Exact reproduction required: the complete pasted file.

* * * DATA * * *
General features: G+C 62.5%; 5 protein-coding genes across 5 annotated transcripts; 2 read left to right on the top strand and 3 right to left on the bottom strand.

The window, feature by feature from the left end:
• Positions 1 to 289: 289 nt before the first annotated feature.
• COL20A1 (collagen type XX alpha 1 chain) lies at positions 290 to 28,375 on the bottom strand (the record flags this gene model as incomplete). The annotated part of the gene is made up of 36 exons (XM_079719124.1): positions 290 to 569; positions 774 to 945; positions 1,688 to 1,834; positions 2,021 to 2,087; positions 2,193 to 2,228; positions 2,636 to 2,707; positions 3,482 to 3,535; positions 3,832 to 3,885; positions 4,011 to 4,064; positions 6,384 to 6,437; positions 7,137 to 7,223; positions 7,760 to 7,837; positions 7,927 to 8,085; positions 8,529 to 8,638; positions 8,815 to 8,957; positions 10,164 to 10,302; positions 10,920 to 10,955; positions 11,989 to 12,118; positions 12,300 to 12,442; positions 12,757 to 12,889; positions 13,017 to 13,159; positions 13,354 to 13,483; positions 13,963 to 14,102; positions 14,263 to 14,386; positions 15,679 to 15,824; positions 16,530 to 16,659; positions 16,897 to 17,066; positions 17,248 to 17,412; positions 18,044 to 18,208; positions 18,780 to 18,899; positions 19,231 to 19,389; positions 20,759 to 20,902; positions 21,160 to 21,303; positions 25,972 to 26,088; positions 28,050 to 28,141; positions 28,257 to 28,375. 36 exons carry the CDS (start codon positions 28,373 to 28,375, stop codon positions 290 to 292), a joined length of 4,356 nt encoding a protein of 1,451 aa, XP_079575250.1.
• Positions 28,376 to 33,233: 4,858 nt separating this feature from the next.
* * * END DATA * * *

General features: G+C 62.5%; 5 protein-coding genes across 5 annotated transcripts; 2 read left to right on the top strand and 3 right to left on the bottom strand.

The window, feature by feature from the left end:
• Positions 1 to 289: 289 nt before the first annotated feature.
• COL20A1 (collagen type XX alpha 1 chain) lies at positions 290 to 28,375 on the bottom strand (the record flags this gene model as incomplete). The annotated part of the gene is made up of 36 exons (XM_079719124.1): positions 290 to 569; positions 774 to 945; positions 1,688 to 1,834; positions 2,021 to 2,087; positions 2,193 to 2,228; positions 2,636 to 2,707; positions 3,482 to 3,535; positions 3,832 to 3,885; positions 4,011 to 4,064; positions 6,384 to 6,437; positions 7,137 to 7,223; positions 7,760 to 7,837; positions 7,927 to 8,085; positions 8,529 to 8,638; positions 8,815 to 8,957; positions 10,164 to 10,302; positions 10,920 to 10,955; positions 11,989 to 12,118; positions 12,300 to 12,442; positions 12,757 to 12,889; positions 13,017 to 13,159; positions 13,354 to 13,483; positions 13,963 to 14,102; positions 14,263 to 14,386; positions 15,679 to 15,824; positions 16,530 to 16,659; positions 16,897 to 17,066; positions 17,248 to 17,412; positions 18,044 to 18,208; positions 18,780 to 18,899; positions 19,231 to 19,389; positions 20,759 to 20,902; positions 21,160 to 21,303; positions 25,972 to 26,088; positions 28,050 to 28,141; positions 28,257 to 28,375. 36 exons carry the CDS (start codon positions 28,373 to 28,375, stop codon positions 290 to 292), a joined length of 4,356 nt encoding a protein of 1,451 aa, XP_079575250.1.
• Positions 28,376 to 33,233: 4,858 nt separating this feature from the next.